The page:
On April 23, 2009, she received the prestigious Elizabeth Blackwell Award given by Hobart and William Smith Colleges in Geneva, New York to women whose lives exemplify outstanding service to humanity. The award is named after Dr. Elizabeth Blackwell (1821–1910), the first woman in America to receive the Doctor of Medicine degree.[12]

In 2010, in honor of its 125th anniversary, Good Housekeeping magazine named her one of "125 women who changed our world".[43]

The Rabbi Sally J. Priesand WRJ Award was created to honor the 45th anniversary of Priesand's ordination. The award is given out once every year to a graduating Hebrew Union College-Jewish Institute of Religion Cincinnati campus woman, chosen because she "exemplif[ies] the mission and values of WRJ and embod[ies] the qualities that Rabbi Priesand has exhibited throughout her career, including her clarity of vision, her commitment to excellence, her professionalism, her dedication to the continuity of Reform Judaism, her passion, and her perseverance.[44]


  • Priesand, Sally (1975). Judaism and the New Woman. Behrman House. ISBN 0-87441-230-7.
  • Priesand, Sally (1996). "Postscript". In Zola, Gary Phillip (ed.). Women Rabbis: Exploration & Celebration: Papers Delivered at an Academic Conference Honoring Twenty Years of Women in the Rabbinate, 1972-1992. Hebrew Union College Press. pp. 117–123. ISBN 0-87820-214-5.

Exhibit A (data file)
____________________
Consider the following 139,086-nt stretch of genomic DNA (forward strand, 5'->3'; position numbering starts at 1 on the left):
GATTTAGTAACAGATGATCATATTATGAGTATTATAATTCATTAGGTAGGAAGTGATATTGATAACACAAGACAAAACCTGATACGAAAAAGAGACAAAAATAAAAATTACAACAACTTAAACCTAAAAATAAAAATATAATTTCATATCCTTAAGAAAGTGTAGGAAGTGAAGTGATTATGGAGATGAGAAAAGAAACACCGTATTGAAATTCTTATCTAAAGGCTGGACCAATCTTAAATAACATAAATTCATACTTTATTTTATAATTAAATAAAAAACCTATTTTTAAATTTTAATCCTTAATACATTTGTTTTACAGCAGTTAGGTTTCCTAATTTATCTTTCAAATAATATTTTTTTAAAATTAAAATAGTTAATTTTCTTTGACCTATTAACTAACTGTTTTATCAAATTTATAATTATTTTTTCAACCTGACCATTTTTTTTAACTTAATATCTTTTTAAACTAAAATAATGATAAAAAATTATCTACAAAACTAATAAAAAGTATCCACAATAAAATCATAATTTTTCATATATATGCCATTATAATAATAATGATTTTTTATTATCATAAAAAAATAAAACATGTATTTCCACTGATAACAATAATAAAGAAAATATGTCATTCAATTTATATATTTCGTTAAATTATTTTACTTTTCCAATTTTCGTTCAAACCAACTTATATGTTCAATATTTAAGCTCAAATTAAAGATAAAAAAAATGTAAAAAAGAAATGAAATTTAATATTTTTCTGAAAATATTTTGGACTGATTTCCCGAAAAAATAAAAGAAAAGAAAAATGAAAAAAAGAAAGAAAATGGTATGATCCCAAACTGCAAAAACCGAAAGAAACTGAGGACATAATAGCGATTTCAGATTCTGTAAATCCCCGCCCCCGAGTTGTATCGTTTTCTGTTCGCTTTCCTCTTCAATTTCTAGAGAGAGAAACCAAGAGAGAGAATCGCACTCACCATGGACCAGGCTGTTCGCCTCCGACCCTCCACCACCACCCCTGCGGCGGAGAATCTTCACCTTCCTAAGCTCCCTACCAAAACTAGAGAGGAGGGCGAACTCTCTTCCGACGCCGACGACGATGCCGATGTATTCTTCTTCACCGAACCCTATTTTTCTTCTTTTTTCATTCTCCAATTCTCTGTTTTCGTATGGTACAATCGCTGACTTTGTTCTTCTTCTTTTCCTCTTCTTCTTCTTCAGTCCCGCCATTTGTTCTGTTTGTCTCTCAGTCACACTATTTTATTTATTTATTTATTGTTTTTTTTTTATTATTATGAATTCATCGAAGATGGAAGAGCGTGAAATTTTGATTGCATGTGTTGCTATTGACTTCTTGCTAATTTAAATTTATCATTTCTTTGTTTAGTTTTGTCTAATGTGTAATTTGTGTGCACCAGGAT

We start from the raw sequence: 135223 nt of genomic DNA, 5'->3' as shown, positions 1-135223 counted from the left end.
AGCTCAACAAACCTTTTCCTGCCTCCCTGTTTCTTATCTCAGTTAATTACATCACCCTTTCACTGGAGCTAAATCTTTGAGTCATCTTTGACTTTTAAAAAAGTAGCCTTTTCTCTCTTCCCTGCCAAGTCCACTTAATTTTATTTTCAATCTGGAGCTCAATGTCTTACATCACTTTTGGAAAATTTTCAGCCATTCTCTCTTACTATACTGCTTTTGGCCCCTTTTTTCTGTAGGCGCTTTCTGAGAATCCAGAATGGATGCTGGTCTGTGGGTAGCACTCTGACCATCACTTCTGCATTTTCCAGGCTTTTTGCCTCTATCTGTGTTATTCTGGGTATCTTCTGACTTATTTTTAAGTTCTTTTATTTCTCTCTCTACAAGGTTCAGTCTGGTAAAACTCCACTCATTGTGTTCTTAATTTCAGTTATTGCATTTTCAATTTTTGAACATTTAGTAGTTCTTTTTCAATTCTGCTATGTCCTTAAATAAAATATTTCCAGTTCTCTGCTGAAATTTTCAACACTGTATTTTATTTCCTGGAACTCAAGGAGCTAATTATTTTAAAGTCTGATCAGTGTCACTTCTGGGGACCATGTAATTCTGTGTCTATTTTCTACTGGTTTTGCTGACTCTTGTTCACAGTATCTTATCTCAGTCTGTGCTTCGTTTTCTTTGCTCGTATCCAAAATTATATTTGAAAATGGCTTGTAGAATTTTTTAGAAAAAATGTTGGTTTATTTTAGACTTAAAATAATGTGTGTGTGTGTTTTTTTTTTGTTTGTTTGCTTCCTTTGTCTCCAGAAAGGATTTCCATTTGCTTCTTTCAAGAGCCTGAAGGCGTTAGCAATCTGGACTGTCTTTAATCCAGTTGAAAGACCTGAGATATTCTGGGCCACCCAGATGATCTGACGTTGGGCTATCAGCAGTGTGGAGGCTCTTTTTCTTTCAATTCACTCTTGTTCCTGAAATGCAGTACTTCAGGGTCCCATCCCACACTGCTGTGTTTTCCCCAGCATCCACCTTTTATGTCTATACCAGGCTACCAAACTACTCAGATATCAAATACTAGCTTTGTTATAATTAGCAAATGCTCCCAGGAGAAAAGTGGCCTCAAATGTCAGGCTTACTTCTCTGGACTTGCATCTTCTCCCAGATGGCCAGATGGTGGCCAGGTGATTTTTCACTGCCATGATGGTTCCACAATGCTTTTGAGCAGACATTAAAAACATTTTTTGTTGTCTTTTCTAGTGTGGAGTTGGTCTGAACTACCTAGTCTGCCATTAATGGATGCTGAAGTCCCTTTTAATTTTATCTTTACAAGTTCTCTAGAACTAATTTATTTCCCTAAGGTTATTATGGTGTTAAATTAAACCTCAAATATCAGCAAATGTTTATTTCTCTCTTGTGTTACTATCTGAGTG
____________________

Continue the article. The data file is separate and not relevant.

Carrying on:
• Nadell, Pamela Susan (1998). Women Who Would be Rabbis. Beacon Press. pp. 148–169. ISBN 0-8070-3648-X.
  • Greenberg, Sidney, ed. (1999). A treasury of favorite sermons by leading American rabbis. Jason Aronson. ISBN 978-0765760616.
  • Diner, Hasia; Benderly Lieff, Beryl (2002). Her Works Praise Her: A History Of Jewish Women In America From Colonial Times To The Present. Basic Books. pp. 409–414. ISBN 978-0465017119.

See also


  1. ^ America’s First Female Rabbi Reflects on Four Decades Since Ordination
  2. ^ Newspaper clipping highlights one of world’s first female rabbis - Special Collections The University of Southern Mississippi Libraries
  3. ^ a b Zola, Gary Phillip, ed. (1996). Women Rabbis: Exploration & Celebration: Papers Delivered at an Academic Conference Honoring Twenty Years of Women in the Rabbinate, 1972-1992. Hebrew Union College Press. p. 20. ISBN 0-87820-214-5.